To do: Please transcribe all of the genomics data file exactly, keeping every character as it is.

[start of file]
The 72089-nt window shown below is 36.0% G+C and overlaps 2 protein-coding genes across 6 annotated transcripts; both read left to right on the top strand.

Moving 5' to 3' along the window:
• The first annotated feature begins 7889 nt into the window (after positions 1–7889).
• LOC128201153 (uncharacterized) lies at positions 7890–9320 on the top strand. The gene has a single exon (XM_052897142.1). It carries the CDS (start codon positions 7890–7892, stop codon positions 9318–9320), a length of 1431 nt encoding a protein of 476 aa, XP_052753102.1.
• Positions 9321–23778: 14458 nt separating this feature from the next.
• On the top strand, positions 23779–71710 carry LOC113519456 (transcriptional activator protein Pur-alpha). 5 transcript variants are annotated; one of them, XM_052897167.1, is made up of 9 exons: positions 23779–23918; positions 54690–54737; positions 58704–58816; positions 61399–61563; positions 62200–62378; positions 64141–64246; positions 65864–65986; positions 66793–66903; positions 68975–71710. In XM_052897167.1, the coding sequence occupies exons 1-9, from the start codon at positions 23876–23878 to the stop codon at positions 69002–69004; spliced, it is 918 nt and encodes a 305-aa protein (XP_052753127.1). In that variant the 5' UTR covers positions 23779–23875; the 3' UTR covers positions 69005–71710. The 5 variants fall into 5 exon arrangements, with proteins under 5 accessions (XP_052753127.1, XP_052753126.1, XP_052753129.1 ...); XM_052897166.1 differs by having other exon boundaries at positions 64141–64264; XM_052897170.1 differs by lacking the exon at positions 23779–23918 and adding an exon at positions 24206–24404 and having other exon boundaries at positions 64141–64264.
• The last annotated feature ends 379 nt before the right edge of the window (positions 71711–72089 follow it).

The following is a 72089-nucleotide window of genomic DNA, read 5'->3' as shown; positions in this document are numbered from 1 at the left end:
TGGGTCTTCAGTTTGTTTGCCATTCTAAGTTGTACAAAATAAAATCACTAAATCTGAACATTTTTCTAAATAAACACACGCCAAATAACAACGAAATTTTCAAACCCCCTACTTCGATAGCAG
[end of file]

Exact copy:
The 72089-nt window shown below is 36.0% G+C and overlaps 2 protein-coding genes across 6 annotated transcripts; both read left to right on the top strand.

Moving 5' to 3' along the window:
• The first annotated feature begins 7889 nt into the window (after positions 1–7889).
• LOC128201153 (uncharacterized) lies at positions 7890–9320 on the top strand. The gene has a single exon (XM_052897142.1). It carries the CDS (start codon positions 7890–7892, stop codon positions 9318–9320), a length of 1431 nt encoding a protein of 476 aa, XP_052753102.1.
• Positions 9321–23778: 14458 nt separating this feature from the next.
• On the top strand, positions 23779–71710 carry LOC113519456 (transcriptional activator protein Pur-alpha). 5 transcript variants are annotated; one of them, XM_052897167.1, is made up of 9 exons: positions 23779–23918; positions 54690–54737; positions 58704–58816; positions 61399–61563; positions 62200–62378; positions 64141–64246; positions 65864–65986; positions 66793–66903; positions 68975–71710. In XM_052897167.1, the coding sequence occupies exons 1-9, from the start codon at positions 23876–23878 to the stop codon at positions 69002–69004; spliced, it is 918 nt and encodes a 305-aa protein (XP_052753127.1). In that variant the 5' UTR covers positions 23779–23875; the 3' UTR covers positions 69005–71710. The 5 variants fall into 5 exon arrangements, with proteins under 5 accessions (XP_052753127.1, XP_052753126.1, XP_052753129.1 ...); XM_052897166.1 differs by having other exon boundaries at positions 64141–64264; XM_052897170.1 differs by lacking the exon at positions 23779–23918 and adding an exon at positions 24206–24404 and having other exon boundaries at positions 64141–64264.
• The last annotated feature ends 379 nt before the right edge of the window (positions 71711–72089 follow it).

The following is a 72089-nucleotide window of genomic DNA, read 5'->3' as shown; positions in this document are numbered from 1 at the left end:
TGGGTCTTCAGTTTGTTTGCCATTCTAAGTTGTACAAAATAAAATCACTAAATCTGAACATTTTTCTAAATAAACACACGCCAAATAACAACGAAATTTTCAAACCCCCTACTTCGATAGCAG